Anyone wishing to gamble in the
sharemarket must understand the concept of
market capitalisation, and having just talked about
penny dreadfuls, this is as good a place as any to
A share price of under 10c does
not necessarily make a company a penny dreadful, and
a price of $20 does not make a stock a blue chip.
The share price itself is not what is relevant, it
is the monetary value that the market is placing on
the company that the investor must be aware of. In
order to know this, you must know the number of shares
This is a very simple concept.
Imagine company A has a share price of
5c. It has 500 million shares on issue, washing
around in the marketplace. By multiplying the number
of shares by the share price we get a figure of $25
million. This is what the market is valuing the company
at, or its 'market capitalisation'.
Company B meanwhile, has a share price of $1.50c,
thirty times more that of company A. However, it only
has 10 million shares on issue. By multiplying that
number by the share price we discover that its market
capitalisation is only $15 million, actually $10 million
less than that of company A.
So don't be fooled into thinking
that a relatively high share price necessarily
denotes a big company, or that the converse applies.
It is often the case, but by no means always. It is
worth remembering too, that a company with a higher
market capitalisation is not necessarily a better
company than one with a lower market cap. It is just
currently valued at more by the market. Some of the
small but well run companies of today will be the
giant corporations of tomorrow and history shows that
some of the poorly run behemoths of today will be
gone altogether within a decade or two.
It is important to know the market capitalisation
of any stock you are considering buying so that you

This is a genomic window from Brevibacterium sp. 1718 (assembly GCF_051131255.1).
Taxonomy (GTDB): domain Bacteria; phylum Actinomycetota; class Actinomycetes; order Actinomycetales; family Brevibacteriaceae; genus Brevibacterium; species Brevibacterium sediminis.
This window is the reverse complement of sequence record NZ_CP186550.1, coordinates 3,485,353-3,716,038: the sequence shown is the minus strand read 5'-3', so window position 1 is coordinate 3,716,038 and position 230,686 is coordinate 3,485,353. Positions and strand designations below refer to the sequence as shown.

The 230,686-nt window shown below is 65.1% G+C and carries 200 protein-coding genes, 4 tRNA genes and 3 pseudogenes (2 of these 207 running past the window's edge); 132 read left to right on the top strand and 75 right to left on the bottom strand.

can assess whether you think the company is worth
the value being ascribed to it by the market. Even
if you are just looking to buy on your broker's recommendation,
it pays to know, as brokers can be wrong and you may
be shocked to learn the price tag that is being put
on the company you are buying into.
During the excesses of the nineties internet boom
at one point it was claimed by an unusually skeptical
analyst that even if the internet book company Amazon
was to sell every book on earth, the profits after
tax and overheads would not be enough to justify its
One very important thing to look for in working out
the market capitalisation of a stock you are interested
in is unlisted shares (and options that can
be converted to shares for a lot less than the prevailing
share price.) Unlisted shares are usually equal to
normal shares in every way but are privately owned,
often by employees or the company itself, and can't
be traded on the stock exchange. They do however represent
part of the value of the company and must be taken
into account in any valuation of the company.
NEXT ... Knowing
your place in the food chain
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